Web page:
Is Speaking Ill of The Dead Considered Defamation?

"De mortuis nil nisi bonum"

We’ve all heard the phrase "speak no ill of the dead," right? It’s a phrase that’s been passed down through the ages and I think most times people speak rather favorably about the departed. But not always . . .

Now, admittedly, I hate to write about such a morbid topic around the holidays (I suppose I should have written this around Halloween) but It’s a topic that seems to come up enough that it merits a post: defamation of a deceased person.

It comes up in one of two ways usually:

  1. A potential defendant has made critical statements about a person who has recently died and they are concerned that members of the dead person’s family will sue them for defamation.
  2. A member or representative of an estate (or family member) discovers several harsh and potentially defamatory statements about their loved one on the Internet. Typically, the representative of the estate wishes to preserve the loved one’s good name for commercial reasons.

In any event, in California a cause of action does not lie for defamation of a dead person plain and simple. Saucer v. Giroux (1929) 54 C.A. 732, 733, 202 P. 887; Kelly v. Johnson Publishing Co. (1958) 160 C.A.2d 718, 723, 325 P.2d 659. The reason is that Defamation is a tort which is a civil wrong with respect to a person’s reputation. Dead people don’t have a reputation in the eyes of the law. For this reason, surviving relatives will not prevail if they bring a cause of action for defamation to protect the good name of the deceased. Nor can a defamation action lie to protect an estate.

I suppose this is hardly surprising. What is interesting, however, is that defaming a dead person used to be a crime in California. Under former Penal Code sections 248 and 249, if one published a statement that "tended to blacken the memory of one who is dead," it was a crime! It’s almost hard to believe, but it’s true.

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Comments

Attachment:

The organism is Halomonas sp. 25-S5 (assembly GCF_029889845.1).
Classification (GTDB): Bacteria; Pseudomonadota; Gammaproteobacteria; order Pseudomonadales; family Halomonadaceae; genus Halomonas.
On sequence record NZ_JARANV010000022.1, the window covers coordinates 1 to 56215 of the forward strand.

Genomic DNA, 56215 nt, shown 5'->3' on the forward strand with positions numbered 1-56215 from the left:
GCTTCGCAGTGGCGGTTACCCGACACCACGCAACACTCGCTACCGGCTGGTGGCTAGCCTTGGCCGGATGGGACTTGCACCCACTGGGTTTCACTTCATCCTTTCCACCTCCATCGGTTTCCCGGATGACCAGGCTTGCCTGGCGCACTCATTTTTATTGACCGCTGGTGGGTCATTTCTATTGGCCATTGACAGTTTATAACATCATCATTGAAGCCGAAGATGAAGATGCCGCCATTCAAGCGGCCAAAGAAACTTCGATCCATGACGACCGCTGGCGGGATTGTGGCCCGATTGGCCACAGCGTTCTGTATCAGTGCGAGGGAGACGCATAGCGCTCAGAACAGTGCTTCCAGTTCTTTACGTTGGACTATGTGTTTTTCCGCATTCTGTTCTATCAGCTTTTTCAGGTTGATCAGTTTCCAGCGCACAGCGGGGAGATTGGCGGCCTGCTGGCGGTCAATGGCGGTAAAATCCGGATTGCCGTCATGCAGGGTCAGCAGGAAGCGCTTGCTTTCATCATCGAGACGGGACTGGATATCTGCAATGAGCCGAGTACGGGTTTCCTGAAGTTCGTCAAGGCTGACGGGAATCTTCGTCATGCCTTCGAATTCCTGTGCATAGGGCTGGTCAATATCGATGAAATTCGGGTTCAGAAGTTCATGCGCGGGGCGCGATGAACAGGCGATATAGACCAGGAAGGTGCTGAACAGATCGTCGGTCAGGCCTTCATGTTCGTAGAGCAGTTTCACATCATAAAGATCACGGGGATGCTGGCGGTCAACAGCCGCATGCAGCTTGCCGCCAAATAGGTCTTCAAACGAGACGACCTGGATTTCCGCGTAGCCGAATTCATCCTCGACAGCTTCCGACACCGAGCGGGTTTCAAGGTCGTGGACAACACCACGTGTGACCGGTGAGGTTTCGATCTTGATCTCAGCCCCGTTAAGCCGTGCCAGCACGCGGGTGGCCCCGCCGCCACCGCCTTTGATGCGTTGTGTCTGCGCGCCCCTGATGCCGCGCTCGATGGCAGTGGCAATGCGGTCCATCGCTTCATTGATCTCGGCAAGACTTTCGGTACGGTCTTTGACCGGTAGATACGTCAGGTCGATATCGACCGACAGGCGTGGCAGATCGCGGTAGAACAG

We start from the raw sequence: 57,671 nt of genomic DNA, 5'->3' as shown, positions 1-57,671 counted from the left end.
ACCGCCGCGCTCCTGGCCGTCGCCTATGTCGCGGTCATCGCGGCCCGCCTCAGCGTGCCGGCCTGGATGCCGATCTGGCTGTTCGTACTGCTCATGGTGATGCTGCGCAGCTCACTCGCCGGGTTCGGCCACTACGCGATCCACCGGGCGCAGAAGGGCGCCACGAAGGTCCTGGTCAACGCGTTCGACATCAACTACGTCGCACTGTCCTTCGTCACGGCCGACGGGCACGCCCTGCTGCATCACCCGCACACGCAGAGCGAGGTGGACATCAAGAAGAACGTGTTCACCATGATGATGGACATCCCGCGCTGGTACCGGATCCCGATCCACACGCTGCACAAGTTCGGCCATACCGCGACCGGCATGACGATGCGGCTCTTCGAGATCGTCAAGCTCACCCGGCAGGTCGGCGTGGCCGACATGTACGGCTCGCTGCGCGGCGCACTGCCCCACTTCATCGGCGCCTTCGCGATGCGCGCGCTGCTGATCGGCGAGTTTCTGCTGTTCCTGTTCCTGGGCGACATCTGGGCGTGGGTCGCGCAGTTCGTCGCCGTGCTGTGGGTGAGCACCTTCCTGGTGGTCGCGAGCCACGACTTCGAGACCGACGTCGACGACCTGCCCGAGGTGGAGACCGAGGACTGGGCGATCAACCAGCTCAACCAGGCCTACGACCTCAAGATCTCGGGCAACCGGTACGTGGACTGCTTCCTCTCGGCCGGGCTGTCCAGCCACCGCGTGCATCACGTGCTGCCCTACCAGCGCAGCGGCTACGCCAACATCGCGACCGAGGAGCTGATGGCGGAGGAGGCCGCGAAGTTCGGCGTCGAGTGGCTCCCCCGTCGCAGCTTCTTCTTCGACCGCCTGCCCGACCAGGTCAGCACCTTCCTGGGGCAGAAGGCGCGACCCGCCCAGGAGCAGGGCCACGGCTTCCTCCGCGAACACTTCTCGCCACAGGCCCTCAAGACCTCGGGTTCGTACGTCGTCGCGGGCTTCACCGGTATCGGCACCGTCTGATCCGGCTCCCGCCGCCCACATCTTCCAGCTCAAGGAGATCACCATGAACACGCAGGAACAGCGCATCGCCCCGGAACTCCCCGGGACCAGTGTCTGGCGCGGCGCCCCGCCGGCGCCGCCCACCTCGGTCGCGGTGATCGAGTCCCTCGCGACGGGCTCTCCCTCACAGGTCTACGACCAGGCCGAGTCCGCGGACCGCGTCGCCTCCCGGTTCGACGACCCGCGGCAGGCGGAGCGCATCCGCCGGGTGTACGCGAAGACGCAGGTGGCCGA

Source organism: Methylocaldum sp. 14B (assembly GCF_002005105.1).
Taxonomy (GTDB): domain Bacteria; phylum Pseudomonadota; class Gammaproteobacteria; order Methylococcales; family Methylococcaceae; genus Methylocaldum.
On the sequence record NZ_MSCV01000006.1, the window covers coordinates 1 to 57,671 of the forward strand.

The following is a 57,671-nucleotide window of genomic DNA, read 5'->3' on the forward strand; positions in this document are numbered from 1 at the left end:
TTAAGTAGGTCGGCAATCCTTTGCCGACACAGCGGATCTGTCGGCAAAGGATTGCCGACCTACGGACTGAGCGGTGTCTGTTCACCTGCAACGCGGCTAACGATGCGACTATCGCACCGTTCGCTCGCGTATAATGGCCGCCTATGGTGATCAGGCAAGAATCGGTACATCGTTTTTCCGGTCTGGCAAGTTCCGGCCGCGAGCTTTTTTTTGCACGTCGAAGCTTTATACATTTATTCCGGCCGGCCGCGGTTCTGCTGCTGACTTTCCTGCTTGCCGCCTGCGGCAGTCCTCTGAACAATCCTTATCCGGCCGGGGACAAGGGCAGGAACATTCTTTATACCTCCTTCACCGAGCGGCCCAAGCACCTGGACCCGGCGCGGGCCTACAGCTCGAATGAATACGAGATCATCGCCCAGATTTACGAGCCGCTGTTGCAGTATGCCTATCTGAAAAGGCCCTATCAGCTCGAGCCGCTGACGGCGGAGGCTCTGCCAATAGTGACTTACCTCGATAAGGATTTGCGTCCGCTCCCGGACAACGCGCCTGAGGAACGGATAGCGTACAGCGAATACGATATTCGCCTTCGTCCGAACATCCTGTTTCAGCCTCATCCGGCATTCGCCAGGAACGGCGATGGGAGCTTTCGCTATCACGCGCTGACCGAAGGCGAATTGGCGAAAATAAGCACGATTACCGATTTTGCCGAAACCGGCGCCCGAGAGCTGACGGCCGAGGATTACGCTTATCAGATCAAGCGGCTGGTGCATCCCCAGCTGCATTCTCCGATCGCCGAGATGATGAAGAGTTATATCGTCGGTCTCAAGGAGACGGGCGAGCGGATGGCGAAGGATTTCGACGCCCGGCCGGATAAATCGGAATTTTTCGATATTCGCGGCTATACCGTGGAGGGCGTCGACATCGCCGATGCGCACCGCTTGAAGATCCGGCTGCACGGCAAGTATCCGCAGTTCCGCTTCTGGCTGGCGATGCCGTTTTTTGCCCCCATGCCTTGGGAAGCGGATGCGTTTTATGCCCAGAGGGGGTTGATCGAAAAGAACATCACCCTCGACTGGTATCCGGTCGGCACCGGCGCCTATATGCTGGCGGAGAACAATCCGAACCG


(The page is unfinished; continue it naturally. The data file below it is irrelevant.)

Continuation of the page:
1. says

    Very interesting post today – I would expect the same result here in Virginia as I believe that defamation is a personal cause of action which does not survive death to begin with, let alone that a dead person would have a claim post-death.

  2. Martha Ames says

    I think it is time for California to consider extending defamation laws to the deceased once again. Let’s use Michael Jackson’s death as an example. Should his family and children in particular have to hear the vile lies about their relative and father even now? In today’s world of irresponsible media where a story can circle the globe in minutes, I think it is time to take a new look at this issue for everyone’s sake.

    • N.Jackson says

      I agree! His reputation is still being defamed and his children get the brunt of the pain when people say things and file suits for monetary gain. They should absolutely have the right to Sue. Watch how quickly those people would shut uppp

  3. Margaret says

    You maybe interested in knowing the government has taken up this subject and has a cosultation paper on their website “defamation of the decased” which I personally believe shows that there are some Countries who fully recognise the need to end injustice that families of the deceased are being forced to endure at the hands of some sections of the mass media, who know they can publish malicious falsehoods about the deceased with impunity.Shame on those Countries who will not give families of the their basic human right to formally challenge such spurious publication.

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